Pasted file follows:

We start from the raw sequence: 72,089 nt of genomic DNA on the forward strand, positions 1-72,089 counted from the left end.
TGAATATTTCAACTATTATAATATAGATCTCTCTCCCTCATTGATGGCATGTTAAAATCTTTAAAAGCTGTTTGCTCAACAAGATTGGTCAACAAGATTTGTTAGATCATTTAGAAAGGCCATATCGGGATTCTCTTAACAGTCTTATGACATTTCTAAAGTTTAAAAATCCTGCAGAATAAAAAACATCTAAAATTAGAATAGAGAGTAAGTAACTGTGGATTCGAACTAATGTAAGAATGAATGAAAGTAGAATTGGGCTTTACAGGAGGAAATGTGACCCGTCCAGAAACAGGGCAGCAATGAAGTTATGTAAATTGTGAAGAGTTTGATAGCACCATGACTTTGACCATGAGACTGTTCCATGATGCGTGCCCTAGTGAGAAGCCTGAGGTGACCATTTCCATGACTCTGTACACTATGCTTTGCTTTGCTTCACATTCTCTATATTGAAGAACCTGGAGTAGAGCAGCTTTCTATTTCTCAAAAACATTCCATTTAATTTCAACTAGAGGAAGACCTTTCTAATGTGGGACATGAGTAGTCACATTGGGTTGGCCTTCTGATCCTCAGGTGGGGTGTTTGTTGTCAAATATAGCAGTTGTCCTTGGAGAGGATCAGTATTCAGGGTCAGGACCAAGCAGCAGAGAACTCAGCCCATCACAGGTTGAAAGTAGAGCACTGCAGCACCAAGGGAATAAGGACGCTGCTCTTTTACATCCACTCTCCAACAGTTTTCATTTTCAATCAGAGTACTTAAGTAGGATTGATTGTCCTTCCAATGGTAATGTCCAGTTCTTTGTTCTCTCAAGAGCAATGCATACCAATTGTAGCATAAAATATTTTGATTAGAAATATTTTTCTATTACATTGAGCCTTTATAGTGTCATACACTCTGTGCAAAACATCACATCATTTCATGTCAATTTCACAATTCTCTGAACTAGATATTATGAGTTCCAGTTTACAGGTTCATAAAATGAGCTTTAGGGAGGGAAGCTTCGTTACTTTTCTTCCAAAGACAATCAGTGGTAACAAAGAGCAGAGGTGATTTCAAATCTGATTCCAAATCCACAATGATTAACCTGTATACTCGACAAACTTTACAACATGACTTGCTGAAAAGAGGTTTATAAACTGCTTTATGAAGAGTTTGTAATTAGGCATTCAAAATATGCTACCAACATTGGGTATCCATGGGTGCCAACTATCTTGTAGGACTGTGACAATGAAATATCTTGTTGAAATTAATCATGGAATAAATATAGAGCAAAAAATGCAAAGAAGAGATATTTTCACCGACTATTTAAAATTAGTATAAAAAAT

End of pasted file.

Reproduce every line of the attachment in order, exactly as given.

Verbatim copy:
We start from the raw sequence: 72,089 nt of genomic DNA on the forward strand, positions 1-72,089 counted from the left end.
TGAATATTTCAACTATTATAATATAGATCTCTCTCCCTCATTGATGGCATGTTAAAATCTTTAAAAGCTGTTTGCTCAACAAGATTGGTCAACAAGATTTGTTAGATCATTTAGAAAGGCCATATCGGGATTCTCTTAACAGTCTTATGACATTTCTAAAGTTTAAAAATCCTGCAGAATAAAAAACATCTAAAATTAGAATAGAGAGTAAGTAACTGTGGATTCGAACTAATGTAAGAATGAATGAAAGTAGAATTGGGCTTTACAGGAGGAAATGTGACCCGTCCAGAAACAGGGCAGCAATGAAGTTATGTAAATTGTGAAGAGTTTGATAGCACCATGACTTTGACCATGAGACTGTTCCATGATGCGTGCCCTAGTGAGAAGCCTGAGGTGACCATTTCCATGACTCTGTACACTATGCTTTGCTTTGCTTCACATTCTCTATATTGAAGAACCTGGAGTAGAGCAGCTTTCTATTTCTCAAAAACATTCCATTTAATTTCAACTAGAGGAAGACCTTTCTAATGTGGGACATGAGTAGTCACATTGGGTTGGCCTTCTGATCCTCAGGTGGGGTGTTTGTTGTCAAATATAGCAGTTGTCCTTGGAGAGGATCAGTATTCAGGGTCAGGACCAAGCAGCAGAGAACTCAGCCCATCACAGGTTGAAAGTAGAGCACTGCAGCACCAAGGGAATAAGGACGCTGCTCTTTTACATCCACTCTCCAACAGTTTTCATTTTCAATCAGAGTACTTAAGTAGGATTGATTGTCCTTCCAATGGTAATGTCCAGTTCTTTGTTCTCTCAAGAGCAATGCATACCAATTGTAGCATAAAATATTTTGATTAGAAATATTTTTCTATTACATTGAGCCTTTATAGTGTCATACACTCTGTGCAAAACATCACATCATTTCATGTCAATTTCACAATTCTCTGAACTAGATATTATGAGTTCCAGTTTACAGGTTCATAAAATGAGCTTTAGGGAGGGAAGCTTCGTTACTTTTCTTCCAAAGACAATCAGTGGTAACAAAGAGCAGAGGTGATTTCAAATCTGATTCCAAATCCACAATGATTAACCTGTATACTCGACAAACTTTACAACATGACTTGCTGAAAAGAGGTTTATAAACTGCTTTATGAAGAGTTTGTAATTAGGCATTCAAAATATGCTACCAACATTGGGTATCCATGGGTGCCAACTATCTTGTAGGACTGTGACAATGAAATATCTTGTTGAAATTAATCATGGAATAAATATAGAGCAAAAAATGCAAAGAAGAGATATTTTCACCGACTATTTAAAATTAGTATAAAAAAT